Professor Angie Hobbs

Philosophy and Flourishing in an Age of Uncertainty

Modern technology has in many cases given us the illusion that life is far more predictable and controllable than is in fact the case, and the pandemic, climate change and the invasion of Ukraine have collectively provided a sharp reality check in this respect.  However, philosophy – both inside and outside the academy – can still assist us in many ways.  It can help us cut through the confusion, half-truths, falsehoods and lies to work out what (perhaps rather few) things are certain and what things are not.  In dealing with the uncertainties, it can help us work out which of them are at least partly under our control, and in addition it can help us not simply to analyse the situation but foster the creative imagination and mental suppleness needed to work out ways forward. In situations where you really do not have the power to shape events, philosophy can provide techniques and therapies for helping us respond to them in the most positive – or at any rate least destructive – way.  It can particularly achieve this by offering us a secure framework for what it might mean for an individual or community to flourish (Greek eudaimonia), even in those situations where feeling happy is neither possible nor appropriate.

Philosophy can also help us appreciate that uncertainty is not always bad: the stage of aporia (perplexity), for instance, plays a crucial role in the Socratic elenchus, a technique also embraced by Plato.  We cannot make intellectual or moral progress unless we come to realise what we do not yet know or understand, and feel a painful confusion which drives us to move forward in our enquiries and moral growth.

I shall conclude by considering the implications of all this for how – and where – we should engage in philosophy, how we should speak, discuss and write it.  Precise and nuanced clarity will be needed to describe the areas of certainty, uncertainty and different kinds of uncertainty outlined above – uncertainty is no excuse for sloppy and lazy generalizations.  Humility and listening to different voices and points of view – again, from outside the academy as well as within – will also be vital.  As that philosophical troubadour Leonard Cohen wrote in ‘Towers of Song’, And there’s a mighty judgment coming, but I may be wrong.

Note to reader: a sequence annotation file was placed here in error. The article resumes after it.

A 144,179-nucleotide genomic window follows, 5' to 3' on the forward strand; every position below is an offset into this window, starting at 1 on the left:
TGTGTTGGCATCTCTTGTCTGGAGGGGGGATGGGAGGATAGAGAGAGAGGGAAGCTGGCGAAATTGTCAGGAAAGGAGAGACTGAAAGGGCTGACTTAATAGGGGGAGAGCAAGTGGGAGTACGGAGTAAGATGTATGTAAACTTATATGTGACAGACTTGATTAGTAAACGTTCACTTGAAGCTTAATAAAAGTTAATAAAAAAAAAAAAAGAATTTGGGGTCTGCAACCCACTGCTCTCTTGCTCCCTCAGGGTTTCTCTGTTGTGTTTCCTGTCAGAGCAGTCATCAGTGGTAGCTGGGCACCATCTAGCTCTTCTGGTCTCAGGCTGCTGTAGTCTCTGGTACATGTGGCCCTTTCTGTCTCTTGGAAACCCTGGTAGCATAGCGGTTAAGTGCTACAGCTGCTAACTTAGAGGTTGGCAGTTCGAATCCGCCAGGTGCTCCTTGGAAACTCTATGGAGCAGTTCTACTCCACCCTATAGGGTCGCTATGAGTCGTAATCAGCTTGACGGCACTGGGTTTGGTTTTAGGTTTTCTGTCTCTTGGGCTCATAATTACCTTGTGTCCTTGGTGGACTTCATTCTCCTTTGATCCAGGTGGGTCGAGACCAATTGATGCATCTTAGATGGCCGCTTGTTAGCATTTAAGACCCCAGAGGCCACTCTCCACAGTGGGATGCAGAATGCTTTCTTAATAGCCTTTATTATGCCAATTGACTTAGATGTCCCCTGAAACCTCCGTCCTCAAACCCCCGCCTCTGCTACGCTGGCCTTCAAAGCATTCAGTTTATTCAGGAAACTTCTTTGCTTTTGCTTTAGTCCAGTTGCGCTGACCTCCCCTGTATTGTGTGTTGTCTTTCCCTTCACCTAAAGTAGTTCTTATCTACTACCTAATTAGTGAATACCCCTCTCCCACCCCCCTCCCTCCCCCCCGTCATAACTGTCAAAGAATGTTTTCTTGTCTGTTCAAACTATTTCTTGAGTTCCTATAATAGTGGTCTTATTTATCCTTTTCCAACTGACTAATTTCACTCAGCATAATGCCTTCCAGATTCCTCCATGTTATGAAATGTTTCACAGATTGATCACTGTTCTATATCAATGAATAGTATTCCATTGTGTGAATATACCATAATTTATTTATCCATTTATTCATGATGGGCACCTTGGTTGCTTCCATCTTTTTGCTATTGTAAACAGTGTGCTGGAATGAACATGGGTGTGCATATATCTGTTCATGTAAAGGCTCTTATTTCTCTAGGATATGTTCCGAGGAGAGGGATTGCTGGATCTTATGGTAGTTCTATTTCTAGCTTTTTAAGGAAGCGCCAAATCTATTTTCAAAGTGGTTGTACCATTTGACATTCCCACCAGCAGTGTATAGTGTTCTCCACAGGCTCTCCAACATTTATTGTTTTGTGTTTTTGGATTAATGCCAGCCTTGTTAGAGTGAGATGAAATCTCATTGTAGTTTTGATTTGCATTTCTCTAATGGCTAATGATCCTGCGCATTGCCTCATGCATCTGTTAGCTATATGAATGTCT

Prof. Angie Hobbs is Professor of the Public Understanding of Philosophy at the University of Sheffield, the first of its kind. Her chief interests are in ancient philosophy and literature, and in ethics and political theory from classical thought to the present, and she has published widely in these areas. She contributes regularly to radio and TV programmes and other media. She has spoken at the World Economic Forum at Davos, the Houses of Parliament, the Scottish Parliament, Westminster Abbey and the United States Air Force Training Academy.